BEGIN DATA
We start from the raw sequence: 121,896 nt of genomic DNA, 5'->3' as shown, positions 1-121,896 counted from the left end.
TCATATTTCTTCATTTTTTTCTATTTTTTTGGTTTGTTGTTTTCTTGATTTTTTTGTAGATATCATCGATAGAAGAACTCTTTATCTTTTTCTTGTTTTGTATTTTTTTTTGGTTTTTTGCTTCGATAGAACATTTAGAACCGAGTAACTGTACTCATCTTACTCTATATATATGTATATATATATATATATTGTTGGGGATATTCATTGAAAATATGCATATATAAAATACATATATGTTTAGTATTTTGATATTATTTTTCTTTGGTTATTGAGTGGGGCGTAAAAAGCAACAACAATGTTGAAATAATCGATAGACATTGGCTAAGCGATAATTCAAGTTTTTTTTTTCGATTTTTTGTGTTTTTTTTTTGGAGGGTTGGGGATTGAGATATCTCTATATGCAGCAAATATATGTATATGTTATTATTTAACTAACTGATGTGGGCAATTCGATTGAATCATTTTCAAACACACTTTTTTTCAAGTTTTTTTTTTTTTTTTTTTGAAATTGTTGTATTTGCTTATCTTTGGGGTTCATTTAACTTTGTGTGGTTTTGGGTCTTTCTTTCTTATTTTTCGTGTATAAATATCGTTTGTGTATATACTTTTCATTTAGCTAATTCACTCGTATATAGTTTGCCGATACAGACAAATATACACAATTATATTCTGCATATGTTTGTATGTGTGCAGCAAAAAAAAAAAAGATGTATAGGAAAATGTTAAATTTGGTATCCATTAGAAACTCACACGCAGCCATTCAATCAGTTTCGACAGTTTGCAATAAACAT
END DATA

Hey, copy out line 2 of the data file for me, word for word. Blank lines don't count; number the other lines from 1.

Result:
TCATATTTCTTCATTTTTTTCTATTTTTTTGGTTTGTTGTTTTCTTGATTTTTTTGTAGATATCATCGATAGAAGAACTCTTTATCTTTTTCTTGTTTTGTATTTTTTTTTGGTTTTTTGCTTCGATAGAACATTTAGAACCGAGTAACTGTACTCATCTTACTCTATATATATGTATATATATATATATATTGTTGGGGATATTCATTGAAAATATGCATATATAAAATACATATATGTTTAGTATTTTGATATTATTTTTCTTTGGTTATTGAGTGGGGCGTAAAAAGCAACAACAATGTTGAAATAATCGATAGACATTGGCTAAGCGATAATTCAAGTTTTTTTTTTCGATTTTTTGTGTTTTTTTTTTGGAGGGTTGGGGATTGAGATATCTCTATATGCAGCAAATATATGTATATGTTATTATTTAACTAACTGATGTGGGCAATTCGATTGAATCATTTTCAAACACACTTTTTTTCAAGTTTTTTTTTTTTTTTTTTTGAAATTGTTGTATTTGCTTATCTTTGGGGTTCATTTAACTTTGTGTGGTTTTGGGTCTTTCTTTCTTATTTTTCGTGTATAAATATCGTTTGTGTATATACTTTTCATTTAGCTAATTCACTCGTATATAGTTTGCCGATACAGACAAATATACACAATTATATTCTGCATATGTTTGTATGTGTGCAGCAAAAAAAAAAAAGATGTATAGGAAAATGTTAAATTTGGTATCCATTAGAAACTCACACGCAGCCATTCAATCAGTTTCGACAGTTTGCAATAAACAT